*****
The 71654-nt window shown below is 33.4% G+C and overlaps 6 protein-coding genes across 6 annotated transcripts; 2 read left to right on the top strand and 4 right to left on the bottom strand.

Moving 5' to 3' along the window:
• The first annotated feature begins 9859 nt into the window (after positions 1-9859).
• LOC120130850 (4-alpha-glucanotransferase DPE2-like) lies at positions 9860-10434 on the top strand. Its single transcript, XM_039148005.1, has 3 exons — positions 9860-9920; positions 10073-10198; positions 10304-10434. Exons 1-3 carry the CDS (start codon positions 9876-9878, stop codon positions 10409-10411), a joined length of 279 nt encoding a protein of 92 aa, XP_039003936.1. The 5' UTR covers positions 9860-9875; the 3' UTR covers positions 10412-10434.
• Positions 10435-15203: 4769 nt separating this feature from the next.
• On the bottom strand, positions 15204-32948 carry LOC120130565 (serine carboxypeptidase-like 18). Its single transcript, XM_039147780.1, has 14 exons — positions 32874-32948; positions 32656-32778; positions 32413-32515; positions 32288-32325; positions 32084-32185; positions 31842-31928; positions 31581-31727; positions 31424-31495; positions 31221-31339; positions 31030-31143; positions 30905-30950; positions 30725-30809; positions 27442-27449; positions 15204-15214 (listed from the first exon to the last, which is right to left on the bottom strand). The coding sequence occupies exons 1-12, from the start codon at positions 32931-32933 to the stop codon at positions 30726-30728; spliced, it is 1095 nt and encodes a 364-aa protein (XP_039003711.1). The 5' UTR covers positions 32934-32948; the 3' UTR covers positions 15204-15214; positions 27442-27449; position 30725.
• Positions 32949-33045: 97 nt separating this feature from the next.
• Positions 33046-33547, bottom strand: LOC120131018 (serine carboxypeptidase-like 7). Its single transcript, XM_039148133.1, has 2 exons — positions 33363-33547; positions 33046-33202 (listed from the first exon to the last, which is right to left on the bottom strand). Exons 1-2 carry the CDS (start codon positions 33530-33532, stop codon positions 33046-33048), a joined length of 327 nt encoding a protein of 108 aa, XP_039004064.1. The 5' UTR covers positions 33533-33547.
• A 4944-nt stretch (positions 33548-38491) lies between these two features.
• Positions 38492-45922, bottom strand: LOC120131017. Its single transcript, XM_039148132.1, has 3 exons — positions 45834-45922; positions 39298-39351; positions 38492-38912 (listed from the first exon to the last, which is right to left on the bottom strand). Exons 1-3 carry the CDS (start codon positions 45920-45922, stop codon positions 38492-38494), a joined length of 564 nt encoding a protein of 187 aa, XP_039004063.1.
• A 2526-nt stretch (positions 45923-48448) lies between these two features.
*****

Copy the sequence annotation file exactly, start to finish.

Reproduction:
The 71654-nt window shown below is 33.4% G+C and overlaps 6 protein-coding genes across 6 annotated transcripts; 2 read left to right on the top strand and 4 right to left on the bottom strand.

Moving 5' to 3' along the window:
• The first annotated feature begins 9859 nt into the window (after positions 1-9859).
• LOC120130850 (4-alpha-glucanotransferase DPE2-like) lies at positions 9860-10434 on the top strand. Its single transcript, XM_039148005.1, has 3 exons — positions 9860-9920; positions 10073-10198; positions 10304-10434. Exons 1-3 carry the CDS (start codon positions 9876-9878, stop codon positions 10409-10411), a joined length of 279 nt encoding a protein of 92 aa, XP_039003936.1. The 5' UTR covers positions 9860-9875; the 3' UTR covers positions 10412-10434.
• Positions 10435-15203: 4769 nt separating this feature from the next.
• On the bottom strand, positions 15204-32948 carry LOC120130565 (serine carboxypeptidase-like 18). Its single transcript, XM_039147780.1, has 14 exons — positions 32874-32948; positions 32656-32778; positions 32413-32515; positions 32288-32325; positions 32084-32185; positions 31842-31928; positions 31581-31727; positions 31424-31495; positions 31221-31339; positions 31030-31143; positions 30905-30950; positions 30725-30809; positions 27442-27449; positions 15204-15214 (listed from the first exon to the last, which is right to left on the bottom strand). The coding sequence occupies exons 1-12, from the start codon at positions 32931-32933 to the stop codon at positions 30726-30728; spliced, it is 1095 nt and encodes a 364-aa protein (XP_039003711.1). The 5' UTR covers positions 32934-32948; the 3' UTR covers positions 15204-15214; positions 27442-27449; position 30725.
• Positions 32949-33045: 97 nt separating this feature from the next.
• Positions 33046-33547, bottom strand: LOC120131018 (serine carboxypeptidase-like 7). Its single transcript, XM_039148133.1, has 2 exons — positions 33363-33547; positions 33046-33202 (listed from the first exon to the last, which is right to left on the bottom strand). Exons 1-2 carry the CDS (start codon positions 33530-33532, stop codon positions 33046-33048), a joined length of 327 nt encoding a protein of 108 aa, XP_039004064.1. The 5' UTR covers positions 33533-33547.
• A 4944-nt stretch (positions 33548-38491) lies between these two features.
• Positions 38492-45922, bottom strand: LOC120131017. Its single transcript, XM_039148132.1, has 3 exons — positions 45834-45922; positions 39298-39351; positions 38492-38912 (listed from the first exon to the last, which is right to left on the bottom strand). Exons 1-3 carry the CDS (start codon positions 45920-45922, stop codon positions 38492-38494), a joined length of 564 nt encoding a protein of 187 aa, XP_039004063.1.
• A 2526-nt stretch (positions 45923-48448) lies between these two features.